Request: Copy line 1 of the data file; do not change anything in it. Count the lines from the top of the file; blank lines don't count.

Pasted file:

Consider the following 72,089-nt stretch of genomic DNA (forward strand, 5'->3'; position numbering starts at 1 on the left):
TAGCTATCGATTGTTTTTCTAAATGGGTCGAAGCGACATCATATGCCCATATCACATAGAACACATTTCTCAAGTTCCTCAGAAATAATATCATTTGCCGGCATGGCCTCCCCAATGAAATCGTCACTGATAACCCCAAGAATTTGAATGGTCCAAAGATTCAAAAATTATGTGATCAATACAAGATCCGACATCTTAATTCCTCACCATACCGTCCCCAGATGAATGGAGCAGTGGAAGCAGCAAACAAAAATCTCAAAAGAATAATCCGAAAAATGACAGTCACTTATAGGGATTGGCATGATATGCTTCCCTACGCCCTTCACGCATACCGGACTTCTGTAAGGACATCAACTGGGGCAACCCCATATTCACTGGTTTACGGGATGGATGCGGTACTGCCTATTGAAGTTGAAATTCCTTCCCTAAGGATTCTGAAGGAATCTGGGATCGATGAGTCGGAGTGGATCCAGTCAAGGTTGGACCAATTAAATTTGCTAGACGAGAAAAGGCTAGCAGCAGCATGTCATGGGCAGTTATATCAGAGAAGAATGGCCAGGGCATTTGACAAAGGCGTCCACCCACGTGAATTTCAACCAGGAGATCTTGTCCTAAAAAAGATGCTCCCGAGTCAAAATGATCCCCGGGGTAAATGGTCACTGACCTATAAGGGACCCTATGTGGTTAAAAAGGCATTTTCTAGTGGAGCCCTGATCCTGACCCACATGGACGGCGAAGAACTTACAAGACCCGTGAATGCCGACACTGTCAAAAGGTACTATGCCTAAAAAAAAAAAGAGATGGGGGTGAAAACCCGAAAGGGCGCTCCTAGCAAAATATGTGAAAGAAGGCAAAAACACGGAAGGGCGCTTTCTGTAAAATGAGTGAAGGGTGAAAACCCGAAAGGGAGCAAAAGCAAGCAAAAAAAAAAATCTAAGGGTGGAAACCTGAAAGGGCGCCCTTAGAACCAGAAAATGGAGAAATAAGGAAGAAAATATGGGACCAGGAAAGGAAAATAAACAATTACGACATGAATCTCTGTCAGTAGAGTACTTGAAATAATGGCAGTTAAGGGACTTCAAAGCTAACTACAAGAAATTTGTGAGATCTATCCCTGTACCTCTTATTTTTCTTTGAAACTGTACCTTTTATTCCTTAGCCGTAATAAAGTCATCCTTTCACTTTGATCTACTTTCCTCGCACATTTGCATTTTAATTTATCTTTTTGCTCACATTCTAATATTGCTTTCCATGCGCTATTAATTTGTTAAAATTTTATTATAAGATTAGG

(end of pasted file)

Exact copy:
Consider the following 72,089-nt stretch of genomic DNA (forward strand, 5'->3'; position numbering starts at 1 on the left):